Should grief be diagnosed as a mental illness and be treated with medication, or is it a natural part of human life that should not be treated? This debate continues within the psychiatric world. It was a discussion first promulgated by Dr. George L. Engel in his ground breaking thesis “Is Grief a Disease?”
The unanswered question in this debate perhaps lies in how we, as a society view grief. A very interesting article was published on this subject some years ago in the US National Library of Medicine. Titled,“Oppression of the bereaved: a critical analysis of grief in Western Society.” It states,
Bereaved individuals often experience profound social pressure to conform to societal norms that constrict the experience of grief rather than support it…………
This is an interesting point. Often, a person going through the loss of a loved one finds, that after the initial sympathy wave and support period they are expected to “get on with life”. No one talks any more about the individual who has died; there is discomfort when the one experiencing loss deals with it in unexpected ways that make others feel uncomfortable. Even within religious communities there are sometimes expectations as to how to behave at these times. After all, it was not that long ago that widows were expected to dress in black for at least a year. It was called “widows weeds”……….
This constriction and restriction to finding healing and wholeness after a deep loss can tempt many a bereaved individual to seek medication to cope, not only with the loss, but also with societal expectations around it. Many people feel that medication will help to dull the pain, so that they can put on their “happy face”, and so “get on with their lives.” Some feel that the intense pain is too much to bear.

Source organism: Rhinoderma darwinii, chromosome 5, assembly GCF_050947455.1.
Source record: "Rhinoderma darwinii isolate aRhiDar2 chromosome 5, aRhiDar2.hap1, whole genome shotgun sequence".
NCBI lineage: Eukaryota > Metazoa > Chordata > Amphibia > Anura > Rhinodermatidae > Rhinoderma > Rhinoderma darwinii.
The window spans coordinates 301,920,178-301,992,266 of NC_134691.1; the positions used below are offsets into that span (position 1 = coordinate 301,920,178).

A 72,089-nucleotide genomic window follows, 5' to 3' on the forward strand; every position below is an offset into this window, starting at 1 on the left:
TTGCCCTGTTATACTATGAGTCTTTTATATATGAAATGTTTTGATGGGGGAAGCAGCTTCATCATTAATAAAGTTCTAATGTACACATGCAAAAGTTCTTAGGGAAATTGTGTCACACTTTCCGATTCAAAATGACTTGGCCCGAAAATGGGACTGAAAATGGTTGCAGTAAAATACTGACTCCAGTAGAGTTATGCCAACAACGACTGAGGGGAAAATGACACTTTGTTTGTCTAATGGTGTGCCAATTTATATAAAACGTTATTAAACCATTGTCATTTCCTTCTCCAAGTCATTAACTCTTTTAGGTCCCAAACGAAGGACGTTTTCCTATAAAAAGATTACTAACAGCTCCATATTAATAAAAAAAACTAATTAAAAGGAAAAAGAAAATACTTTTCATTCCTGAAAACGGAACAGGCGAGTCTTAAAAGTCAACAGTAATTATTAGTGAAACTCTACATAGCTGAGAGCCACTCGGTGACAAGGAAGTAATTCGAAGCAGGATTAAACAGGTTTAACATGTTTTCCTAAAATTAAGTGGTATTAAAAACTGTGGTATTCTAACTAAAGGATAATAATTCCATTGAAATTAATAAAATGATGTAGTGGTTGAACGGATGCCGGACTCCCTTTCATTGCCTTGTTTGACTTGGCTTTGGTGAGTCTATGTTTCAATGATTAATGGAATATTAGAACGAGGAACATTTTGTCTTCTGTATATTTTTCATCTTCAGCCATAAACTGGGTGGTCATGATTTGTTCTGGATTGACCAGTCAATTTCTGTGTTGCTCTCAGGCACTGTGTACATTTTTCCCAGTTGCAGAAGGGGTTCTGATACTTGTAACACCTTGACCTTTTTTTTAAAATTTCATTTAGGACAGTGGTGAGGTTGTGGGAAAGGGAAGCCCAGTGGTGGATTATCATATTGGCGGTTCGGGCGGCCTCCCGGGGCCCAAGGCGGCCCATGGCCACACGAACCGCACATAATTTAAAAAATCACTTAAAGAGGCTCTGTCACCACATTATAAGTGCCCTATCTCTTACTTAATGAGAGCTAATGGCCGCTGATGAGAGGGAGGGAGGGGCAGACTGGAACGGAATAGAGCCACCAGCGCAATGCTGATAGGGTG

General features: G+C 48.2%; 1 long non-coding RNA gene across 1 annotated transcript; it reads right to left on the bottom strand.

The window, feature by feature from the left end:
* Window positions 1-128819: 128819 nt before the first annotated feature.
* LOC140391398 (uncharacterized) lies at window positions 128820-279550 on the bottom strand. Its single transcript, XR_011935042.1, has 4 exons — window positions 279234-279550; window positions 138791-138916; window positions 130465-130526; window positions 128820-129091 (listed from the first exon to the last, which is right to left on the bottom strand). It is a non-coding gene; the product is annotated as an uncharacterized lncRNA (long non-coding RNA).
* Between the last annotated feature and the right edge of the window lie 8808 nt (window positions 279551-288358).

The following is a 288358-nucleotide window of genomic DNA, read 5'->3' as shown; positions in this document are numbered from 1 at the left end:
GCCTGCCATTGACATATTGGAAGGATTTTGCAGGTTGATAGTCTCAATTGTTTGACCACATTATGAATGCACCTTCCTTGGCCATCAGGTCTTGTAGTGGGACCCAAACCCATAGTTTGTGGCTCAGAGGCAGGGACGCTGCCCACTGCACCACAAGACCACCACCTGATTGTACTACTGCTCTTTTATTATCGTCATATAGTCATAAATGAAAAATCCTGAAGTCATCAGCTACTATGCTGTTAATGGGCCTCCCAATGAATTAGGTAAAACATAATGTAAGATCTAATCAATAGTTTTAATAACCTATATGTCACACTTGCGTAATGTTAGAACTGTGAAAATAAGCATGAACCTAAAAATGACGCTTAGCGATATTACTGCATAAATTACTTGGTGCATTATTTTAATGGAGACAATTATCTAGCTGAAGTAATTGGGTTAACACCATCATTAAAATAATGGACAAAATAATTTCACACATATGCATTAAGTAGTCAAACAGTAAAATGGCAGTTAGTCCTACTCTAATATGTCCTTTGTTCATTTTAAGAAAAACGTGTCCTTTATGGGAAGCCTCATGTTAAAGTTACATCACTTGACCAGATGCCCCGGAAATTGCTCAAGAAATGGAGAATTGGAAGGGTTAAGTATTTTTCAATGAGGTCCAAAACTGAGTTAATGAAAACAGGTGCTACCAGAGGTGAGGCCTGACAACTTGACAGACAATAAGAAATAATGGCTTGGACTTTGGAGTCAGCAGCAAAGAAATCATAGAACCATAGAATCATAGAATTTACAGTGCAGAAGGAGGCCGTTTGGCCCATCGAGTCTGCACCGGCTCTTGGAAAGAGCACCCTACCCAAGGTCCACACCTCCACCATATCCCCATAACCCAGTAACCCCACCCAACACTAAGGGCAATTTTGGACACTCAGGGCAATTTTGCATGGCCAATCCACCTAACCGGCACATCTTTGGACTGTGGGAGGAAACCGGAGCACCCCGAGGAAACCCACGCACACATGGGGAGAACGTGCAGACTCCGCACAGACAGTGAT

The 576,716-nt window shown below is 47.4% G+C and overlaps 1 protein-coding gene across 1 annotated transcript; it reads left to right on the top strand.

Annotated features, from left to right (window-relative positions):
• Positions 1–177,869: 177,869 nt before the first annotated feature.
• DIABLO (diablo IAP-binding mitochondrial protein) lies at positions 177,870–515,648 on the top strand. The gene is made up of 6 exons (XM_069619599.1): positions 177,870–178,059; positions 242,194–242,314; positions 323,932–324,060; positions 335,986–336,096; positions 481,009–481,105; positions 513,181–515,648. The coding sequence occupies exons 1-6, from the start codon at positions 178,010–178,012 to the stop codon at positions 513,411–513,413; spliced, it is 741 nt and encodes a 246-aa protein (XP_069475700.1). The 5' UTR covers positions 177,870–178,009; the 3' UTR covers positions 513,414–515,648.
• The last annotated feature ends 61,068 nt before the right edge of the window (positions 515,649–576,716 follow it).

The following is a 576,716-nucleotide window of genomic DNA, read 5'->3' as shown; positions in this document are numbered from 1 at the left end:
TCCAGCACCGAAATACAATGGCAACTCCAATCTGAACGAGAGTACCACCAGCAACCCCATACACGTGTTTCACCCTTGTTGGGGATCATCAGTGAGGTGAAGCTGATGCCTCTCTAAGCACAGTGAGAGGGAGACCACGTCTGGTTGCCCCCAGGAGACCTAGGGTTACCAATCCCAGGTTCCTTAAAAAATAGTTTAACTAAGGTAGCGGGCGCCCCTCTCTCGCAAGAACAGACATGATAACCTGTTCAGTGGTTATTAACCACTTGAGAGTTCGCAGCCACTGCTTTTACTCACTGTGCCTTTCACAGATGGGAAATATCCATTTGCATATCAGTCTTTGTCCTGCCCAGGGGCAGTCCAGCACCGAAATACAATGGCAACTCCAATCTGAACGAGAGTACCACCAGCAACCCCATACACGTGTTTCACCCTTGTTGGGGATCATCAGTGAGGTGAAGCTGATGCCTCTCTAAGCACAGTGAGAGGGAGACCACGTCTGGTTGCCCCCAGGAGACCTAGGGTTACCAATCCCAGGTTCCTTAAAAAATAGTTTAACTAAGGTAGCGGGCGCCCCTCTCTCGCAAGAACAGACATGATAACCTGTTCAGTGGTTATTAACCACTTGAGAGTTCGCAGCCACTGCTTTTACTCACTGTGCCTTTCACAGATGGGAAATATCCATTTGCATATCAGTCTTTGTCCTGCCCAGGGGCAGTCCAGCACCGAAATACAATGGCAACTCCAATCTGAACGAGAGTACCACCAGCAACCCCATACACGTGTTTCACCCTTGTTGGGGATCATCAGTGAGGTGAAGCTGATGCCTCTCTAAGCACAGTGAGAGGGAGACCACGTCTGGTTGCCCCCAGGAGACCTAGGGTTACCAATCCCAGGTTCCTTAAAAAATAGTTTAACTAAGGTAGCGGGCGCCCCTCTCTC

But are they just coping? Do drugs in this case really help, or do they hinder the healing process?
Last year a beloved Uncle passed away in England, without any warning. We were very close, talking on Skype every week. He was a huge part of our family life in so many ways. The moment that I walked into his now empty home, the grief swallowed me up suddenly, like a tsunami catching me totally off guard. I was not expecting such intense feelings. Although during the day I was able to go about the business of wrapping up his affairs efficiently, the nights were wakeful, deeply sad and lonely. So, was I suffering a mental illness? The thought actually never crossed my mind. I understood that what I was feeling was the pain of loss and separation.
Many people turn to friends and family for support, but for me, I didn’t even feel that sociable. However, the inner resource of prayer was like a friend that held my hand, even in the deepest places of sadness. I felt that prayer was like a safe harbor I could go to in the stormy sea of emotions, and I could trust it. I often turned to a verse from Psalms in the Bible. It reads. Whither shall I flee from thy spirit…if I take the wings of the morning and dwell in the utter most parts of the sea, lo thou are there.” I knew just how the Psalmist felt – I felt that I was awash in an unpredictable ocean, but feeling this strong presence of quiet love and centering on that held me safe, just as the Psalmist wrote, thousands of years ago.
One early morning, as I lay still in the quiet moments just before dawn, I heard one bird sing a beautiful clear song. As I listened, other birds joined in, until there was the most glorious morning concerto I have ever heard. As the music washed over me I felt a deep, warm comfort; a sense of being deeply loved. I realized that my Uncle was deeply loved too – by the same Love that was loving me, and with that realization came the understanding that we were not separated, but together in this embrace of Love, and I felt reassured and comforted. I never again felt that raw, deep sense of loss and pain.
Had I taken medications to dull the pain of what I was experiencing, I doubt that I would have even heard the bird song, much less felt the sense of reassuring love that came with it. For me, healing from a sense of loss comes not from medication, but from feeling a sense of sacred wholeness and connectedness to divine Love.
This post was published in the Times Colonist, on Spiritually Speaking on Oct 17 2012